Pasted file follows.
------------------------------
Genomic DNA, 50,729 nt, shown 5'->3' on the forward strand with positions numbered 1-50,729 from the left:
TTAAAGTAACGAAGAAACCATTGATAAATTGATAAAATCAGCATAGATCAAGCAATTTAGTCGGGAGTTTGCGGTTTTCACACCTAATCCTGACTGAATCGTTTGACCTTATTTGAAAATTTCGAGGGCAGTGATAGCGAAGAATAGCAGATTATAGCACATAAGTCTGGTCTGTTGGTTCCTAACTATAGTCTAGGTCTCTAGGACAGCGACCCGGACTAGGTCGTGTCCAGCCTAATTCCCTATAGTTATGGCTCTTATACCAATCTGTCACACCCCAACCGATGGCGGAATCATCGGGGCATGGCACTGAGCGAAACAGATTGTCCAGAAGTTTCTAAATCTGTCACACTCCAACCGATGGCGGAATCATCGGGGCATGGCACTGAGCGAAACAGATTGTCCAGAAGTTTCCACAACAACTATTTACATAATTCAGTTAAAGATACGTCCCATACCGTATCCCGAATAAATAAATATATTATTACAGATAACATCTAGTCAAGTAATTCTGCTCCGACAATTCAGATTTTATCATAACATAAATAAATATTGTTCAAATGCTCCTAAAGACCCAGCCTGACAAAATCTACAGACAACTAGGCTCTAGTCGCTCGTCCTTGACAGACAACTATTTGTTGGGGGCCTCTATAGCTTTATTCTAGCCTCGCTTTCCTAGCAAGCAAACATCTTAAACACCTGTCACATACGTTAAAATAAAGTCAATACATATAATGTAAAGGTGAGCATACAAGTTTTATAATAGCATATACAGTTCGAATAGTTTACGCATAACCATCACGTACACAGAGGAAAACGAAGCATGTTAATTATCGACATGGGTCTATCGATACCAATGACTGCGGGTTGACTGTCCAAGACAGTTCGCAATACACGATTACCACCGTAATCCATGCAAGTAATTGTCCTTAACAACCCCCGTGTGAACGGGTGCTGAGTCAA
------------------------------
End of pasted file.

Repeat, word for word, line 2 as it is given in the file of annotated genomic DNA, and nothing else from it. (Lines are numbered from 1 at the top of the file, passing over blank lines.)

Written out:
TTAAAGTAACGAAGAAACCATTGATAAATTGATAAAATCAGCATAGATCAAGCAATTTAGTCGGGAGTTTGCGGTTTTCACACCTAATCCTGACTGAATCGTTTGACCTTATTTGAAAATTTCGAGGGCAGTGATAGCGAAGAATAGCAGATTATAGCACATAAGTCTGGTCTGTTGGTTCCTAACTATAGTCTAGGTCTCTAGGACAGCGACCCGGACTAGGTCGTGTCCAGCCTAATTCCCTATAGTTATGGCTCTTATACCAATCTGTCACACCCCAACCGATGGCGGAATCATCGGGGCATGGCACTGAGCGAAACAGATTGTCCAGAAGTTTCTAAATCTGTCACACTCCAACCGATGGCGGAATCATCGGGGCATGGCACTGAGCGAAACAGATTGTCCAGAAGTTTCCACAACAACTATTTACATAATTCAGTTAAAGATACGTCCCATACCGTATCCCGAATAAATAAATATATTATTACAGATAACATCTAGTCAAGTAATTCTGCTCCGACAATTCAGATTTTATCATAACATAAATAAATATTGTTCAAATGCTCCTAAAGACCCAGCCTGACAAAATCTACAGACAACTAGGCTCTAGTCGCTCGTCCTTGACAGACAACTATTTGTTGGGGGCCTCTATAGCTTTATTCTAGCCTCGCTTTCCTAGCAAGCAAACATCTTAAACACCTGTCACATACGTTAAAATAAAGTCAATACATATAATGTAAAGGTGAGCATACAAGTTTTATAATAGCATATACAGTTCGAATAGTTTACGCATAACCATCACGTACACAGAGGAAAACGAAGCATGTTAATTATCGACATGGGTCTATCGATACCAATGACTGCGGGTTGACTGTCCAAGACAGTTCGCAATACACGATTACCACCGTAATCCATGCAAGTAATTGTCCTTAACAACCCCCGTGTGAACGGGTGCTGAGTCAA